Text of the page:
It would be ideal if we could combine the electronic devices that have now become children's favorite toys with more traditional games and games played in the open air. They should be playing board games like Ludo, or be out on their skateboards, roller-skates or bikes. They should visit the countryside for the sake of balance. Only then, perhaps, should they be allowed a bit of screen time. Once children become accustomed to getting enjoyment from a screen, they're going to need more and more stimuli to achieve the same effect, which could be damaging. This means they're going to be exposed to stimuli for long periods of time and will therefore lose interest in nature activities, which are experienced at a much slower pace.
It's very important for parents to spend time playing with their children. We know that the benefits of playing include developing creativity and psychomotor skills. However, as a parent you'll also benefit from interacting with your kids because when you play with them you may become the best version of yourself. You might be you at your kindest. Also, they get to see you when you're relaxed and enjoying some free time. Parents often spend a lot of time teaching their kids values like empathy, the difference between good and bad, patience, knowing how to lose, etc. Games are a wonderful way to share and help children understand these concepts without coercion or lectures.
It is harmful for children to use screens too much because sometimes it's difficult for them to achieve a balance between their online and offline lives. It can be very enriching to use technology appropriately. The problem is that, sometimes, children use technology in order to retreat from the world. What happens then is that they start to build a fragmented identity Why? because they're exposing themselves to the world, but also hiding behind a mask. On the Internet you can be who you want to be, which may lead to self-deceit. You can exaggerate your best traits and interact with people in a certain way, which could make you vulnerable. This means that, ultimately, a child's self-esteem has no solid basis, but can be adapted depending on the situation they're in. Their sense of worth also depends on what they publish and how many "likes" they get. They're continually looking for this feedback in order to feel valued and accepted, which is very important to pre-teens and teenagers. It can be dangerous for children not to have a clear idea of who they are and to have not formed a more unified identity. If they form relationships with people through the Internet who they have no real connection to, they can disengage from them in the blink of any eye. They can just decide that they don't want to be friends with someone anymore, and that's that. When they see people in real life, in the classroom or at playtime, they can't just ignore them completely, they have to learn to coexist. What's happening is that children are becoming less able to deal with frustration and conflict and are becoming more aggressive because they don't know how to deal with the fact that the other person exists and that they have to find a way to exist in the same environment as them.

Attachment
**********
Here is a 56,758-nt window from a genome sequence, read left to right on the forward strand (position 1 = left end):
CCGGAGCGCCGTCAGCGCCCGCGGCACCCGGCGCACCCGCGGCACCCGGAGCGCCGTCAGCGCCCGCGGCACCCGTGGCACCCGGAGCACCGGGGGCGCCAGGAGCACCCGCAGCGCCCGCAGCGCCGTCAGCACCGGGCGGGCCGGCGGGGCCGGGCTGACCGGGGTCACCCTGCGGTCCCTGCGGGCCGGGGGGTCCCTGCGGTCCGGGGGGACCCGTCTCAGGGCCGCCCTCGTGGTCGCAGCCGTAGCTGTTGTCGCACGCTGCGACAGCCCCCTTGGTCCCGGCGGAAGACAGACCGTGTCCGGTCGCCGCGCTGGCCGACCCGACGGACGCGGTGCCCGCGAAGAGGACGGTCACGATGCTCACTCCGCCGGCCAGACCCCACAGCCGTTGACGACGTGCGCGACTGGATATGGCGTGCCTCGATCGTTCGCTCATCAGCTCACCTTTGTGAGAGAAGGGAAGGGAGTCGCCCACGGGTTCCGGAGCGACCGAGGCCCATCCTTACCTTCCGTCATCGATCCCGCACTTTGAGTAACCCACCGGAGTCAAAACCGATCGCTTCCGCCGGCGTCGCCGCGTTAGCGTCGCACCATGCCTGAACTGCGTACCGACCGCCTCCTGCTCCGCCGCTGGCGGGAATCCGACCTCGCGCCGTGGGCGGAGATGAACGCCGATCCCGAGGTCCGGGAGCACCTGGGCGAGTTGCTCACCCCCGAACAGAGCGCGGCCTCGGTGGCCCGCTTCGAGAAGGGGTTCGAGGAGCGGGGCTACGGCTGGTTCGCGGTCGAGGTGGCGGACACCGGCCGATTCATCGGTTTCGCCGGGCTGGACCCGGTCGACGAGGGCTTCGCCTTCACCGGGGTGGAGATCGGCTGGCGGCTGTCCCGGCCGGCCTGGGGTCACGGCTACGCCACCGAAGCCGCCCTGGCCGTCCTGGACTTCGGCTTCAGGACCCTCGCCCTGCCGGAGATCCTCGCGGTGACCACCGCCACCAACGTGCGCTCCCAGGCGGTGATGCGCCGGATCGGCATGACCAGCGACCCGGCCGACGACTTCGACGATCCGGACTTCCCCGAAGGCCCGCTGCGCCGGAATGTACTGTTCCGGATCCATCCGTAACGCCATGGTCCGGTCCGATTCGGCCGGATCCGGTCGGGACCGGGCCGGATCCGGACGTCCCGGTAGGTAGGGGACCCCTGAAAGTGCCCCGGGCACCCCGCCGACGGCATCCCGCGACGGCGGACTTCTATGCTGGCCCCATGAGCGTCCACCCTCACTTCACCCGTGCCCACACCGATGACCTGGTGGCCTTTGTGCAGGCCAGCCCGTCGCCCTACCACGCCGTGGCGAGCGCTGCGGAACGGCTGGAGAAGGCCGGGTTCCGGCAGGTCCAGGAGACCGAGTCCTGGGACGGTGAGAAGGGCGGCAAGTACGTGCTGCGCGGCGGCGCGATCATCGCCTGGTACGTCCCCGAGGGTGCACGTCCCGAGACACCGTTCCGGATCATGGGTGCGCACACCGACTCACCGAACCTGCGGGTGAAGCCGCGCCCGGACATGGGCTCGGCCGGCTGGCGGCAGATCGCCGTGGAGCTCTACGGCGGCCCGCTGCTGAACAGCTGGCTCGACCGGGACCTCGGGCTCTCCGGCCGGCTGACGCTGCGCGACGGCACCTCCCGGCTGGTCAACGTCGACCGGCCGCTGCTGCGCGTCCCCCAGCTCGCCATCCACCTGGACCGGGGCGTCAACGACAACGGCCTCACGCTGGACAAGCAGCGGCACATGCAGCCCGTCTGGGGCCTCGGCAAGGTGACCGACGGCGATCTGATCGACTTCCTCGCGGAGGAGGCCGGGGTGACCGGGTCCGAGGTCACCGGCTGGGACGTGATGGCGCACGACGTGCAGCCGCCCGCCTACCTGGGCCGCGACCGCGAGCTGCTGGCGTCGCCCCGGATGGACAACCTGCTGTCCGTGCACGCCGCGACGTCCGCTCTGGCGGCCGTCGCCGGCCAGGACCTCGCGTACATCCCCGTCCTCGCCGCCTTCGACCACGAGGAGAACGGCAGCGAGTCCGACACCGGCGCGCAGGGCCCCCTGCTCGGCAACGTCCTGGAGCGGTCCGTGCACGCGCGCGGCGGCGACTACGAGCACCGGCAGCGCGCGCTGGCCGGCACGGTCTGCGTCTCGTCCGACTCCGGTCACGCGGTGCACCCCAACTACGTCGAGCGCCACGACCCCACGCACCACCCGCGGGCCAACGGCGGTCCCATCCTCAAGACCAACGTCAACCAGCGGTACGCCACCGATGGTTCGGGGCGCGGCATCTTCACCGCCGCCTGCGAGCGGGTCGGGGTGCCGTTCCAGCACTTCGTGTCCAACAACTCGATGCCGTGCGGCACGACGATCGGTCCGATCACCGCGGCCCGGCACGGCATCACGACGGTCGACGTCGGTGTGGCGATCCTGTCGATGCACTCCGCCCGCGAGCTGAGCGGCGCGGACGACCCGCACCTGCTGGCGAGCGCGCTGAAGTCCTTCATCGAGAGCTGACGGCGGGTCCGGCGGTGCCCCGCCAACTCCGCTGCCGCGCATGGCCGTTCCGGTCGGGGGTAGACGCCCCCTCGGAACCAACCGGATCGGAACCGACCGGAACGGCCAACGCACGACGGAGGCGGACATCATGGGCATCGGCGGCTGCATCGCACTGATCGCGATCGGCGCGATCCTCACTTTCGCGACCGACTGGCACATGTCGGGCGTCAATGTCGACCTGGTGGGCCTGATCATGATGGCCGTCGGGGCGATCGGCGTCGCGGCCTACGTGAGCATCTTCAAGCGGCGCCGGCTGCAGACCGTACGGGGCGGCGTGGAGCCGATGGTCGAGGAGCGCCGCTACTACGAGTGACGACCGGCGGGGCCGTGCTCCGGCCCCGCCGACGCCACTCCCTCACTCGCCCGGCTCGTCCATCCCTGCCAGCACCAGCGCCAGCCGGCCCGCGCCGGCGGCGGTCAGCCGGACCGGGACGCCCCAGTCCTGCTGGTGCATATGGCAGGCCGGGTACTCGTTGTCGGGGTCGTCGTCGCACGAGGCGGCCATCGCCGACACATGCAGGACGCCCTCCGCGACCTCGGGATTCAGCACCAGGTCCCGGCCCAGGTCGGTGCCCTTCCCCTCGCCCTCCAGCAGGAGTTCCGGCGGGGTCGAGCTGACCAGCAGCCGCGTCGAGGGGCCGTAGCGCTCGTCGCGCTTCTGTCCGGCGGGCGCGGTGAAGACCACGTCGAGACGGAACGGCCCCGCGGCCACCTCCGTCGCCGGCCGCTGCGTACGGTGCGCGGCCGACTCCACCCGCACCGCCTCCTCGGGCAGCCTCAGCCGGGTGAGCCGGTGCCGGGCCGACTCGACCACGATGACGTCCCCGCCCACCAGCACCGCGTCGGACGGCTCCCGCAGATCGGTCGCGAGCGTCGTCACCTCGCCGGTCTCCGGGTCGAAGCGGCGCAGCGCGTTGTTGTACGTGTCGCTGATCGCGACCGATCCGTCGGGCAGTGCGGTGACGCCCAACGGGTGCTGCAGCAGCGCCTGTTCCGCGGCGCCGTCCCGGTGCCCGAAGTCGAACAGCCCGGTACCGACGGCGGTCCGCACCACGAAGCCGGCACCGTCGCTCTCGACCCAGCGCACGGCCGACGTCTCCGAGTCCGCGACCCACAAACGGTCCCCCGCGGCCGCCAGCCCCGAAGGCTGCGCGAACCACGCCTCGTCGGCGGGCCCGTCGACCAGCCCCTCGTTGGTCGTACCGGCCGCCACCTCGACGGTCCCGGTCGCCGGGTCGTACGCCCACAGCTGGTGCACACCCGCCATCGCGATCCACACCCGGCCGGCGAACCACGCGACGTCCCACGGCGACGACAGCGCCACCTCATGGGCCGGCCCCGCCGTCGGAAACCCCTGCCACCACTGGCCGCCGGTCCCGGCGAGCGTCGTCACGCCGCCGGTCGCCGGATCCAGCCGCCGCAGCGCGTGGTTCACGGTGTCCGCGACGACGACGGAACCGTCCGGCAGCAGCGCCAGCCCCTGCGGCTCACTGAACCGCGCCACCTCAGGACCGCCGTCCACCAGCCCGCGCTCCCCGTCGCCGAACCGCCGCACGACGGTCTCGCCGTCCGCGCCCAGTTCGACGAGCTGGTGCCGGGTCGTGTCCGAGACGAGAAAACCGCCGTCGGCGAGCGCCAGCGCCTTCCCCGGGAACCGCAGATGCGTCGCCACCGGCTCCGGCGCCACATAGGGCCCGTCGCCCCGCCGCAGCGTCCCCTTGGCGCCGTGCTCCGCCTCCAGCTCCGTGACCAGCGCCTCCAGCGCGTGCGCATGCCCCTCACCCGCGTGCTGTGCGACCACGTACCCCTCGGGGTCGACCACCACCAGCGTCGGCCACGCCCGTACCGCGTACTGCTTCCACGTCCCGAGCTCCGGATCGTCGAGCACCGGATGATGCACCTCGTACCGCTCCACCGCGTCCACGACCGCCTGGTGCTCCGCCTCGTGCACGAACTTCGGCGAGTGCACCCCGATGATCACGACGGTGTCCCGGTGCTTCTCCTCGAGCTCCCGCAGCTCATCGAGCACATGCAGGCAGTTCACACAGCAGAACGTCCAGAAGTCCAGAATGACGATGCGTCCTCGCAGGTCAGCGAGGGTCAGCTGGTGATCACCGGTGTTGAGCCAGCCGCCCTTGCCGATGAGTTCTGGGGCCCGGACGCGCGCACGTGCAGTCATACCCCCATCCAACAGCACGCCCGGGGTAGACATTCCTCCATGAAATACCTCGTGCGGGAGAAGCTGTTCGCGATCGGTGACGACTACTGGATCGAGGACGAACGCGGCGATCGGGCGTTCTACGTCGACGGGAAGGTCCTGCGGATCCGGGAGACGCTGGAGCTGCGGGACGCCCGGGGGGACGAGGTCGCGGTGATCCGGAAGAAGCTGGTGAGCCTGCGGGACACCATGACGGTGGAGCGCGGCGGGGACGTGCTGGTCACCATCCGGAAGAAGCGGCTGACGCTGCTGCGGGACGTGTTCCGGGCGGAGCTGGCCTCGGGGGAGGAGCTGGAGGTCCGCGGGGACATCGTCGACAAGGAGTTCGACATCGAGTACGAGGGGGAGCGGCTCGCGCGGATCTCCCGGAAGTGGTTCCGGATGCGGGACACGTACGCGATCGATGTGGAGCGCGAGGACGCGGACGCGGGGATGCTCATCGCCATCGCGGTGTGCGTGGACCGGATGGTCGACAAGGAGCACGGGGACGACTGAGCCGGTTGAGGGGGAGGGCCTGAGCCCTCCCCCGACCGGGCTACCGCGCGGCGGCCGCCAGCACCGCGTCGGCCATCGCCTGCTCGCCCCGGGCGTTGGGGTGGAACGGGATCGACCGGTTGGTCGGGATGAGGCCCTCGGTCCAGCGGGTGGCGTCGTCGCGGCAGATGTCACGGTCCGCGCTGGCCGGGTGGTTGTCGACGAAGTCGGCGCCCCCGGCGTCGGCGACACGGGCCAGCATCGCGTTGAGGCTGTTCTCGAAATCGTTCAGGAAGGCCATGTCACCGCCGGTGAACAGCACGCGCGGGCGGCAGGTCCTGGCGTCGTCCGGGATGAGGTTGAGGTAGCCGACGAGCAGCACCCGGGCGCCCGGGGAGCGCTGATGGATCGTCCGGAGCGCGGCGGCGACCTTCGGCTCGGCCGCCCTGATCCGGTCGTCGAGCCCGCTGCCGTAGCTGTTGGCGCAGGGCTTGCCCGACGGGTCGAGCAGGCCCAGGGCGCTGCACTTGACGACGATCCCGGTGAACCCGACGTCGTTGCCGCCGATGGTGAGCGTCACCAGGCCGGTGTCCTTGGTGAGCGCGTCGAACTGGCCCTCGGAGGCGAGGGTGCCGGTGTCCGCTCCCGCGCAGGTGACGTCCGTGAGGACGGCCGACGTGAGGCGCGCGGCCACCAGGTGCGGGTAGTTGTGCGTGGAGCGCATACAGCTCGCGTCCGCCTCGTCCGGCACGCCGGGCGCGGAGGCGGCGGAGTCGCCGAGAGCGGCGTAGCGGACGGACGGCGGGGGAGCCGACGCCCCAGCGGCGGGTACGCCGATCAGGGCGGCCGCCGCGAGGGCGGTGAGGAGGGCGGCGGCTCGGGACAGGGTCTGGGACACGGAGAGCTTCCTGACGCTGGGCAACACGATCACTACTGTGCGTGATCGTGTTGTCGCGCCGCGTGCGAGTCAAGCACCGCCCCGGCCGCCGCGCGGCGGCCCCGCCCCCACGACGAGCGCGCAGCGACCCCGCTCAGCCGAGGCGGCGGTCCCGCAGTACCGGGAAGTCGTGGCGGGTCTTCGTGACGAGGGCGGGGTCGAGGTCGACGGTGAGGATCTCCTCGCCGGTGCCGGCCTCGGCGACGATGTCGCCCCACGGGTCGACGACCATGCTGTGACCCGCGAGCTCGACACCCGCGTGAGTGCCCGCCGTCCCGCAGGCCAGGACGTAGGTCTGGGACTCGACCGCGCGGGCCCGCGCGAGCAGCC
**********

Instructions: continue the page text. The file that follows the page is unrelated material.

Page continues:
Is it possible to control a child's anger? First and foremost, children have to be able to understand their emotions. However, sometimes we don't let them. Sometimes we chastise them for getting angry or having moments of rage. Yet, we all get angry sometimes. Just like we all experience sadness and joy. Also, it seems as though society is more accepting of anger than sadness because anger reaffirms who you are and makes you feel empowered, whereas sadness leads to depression.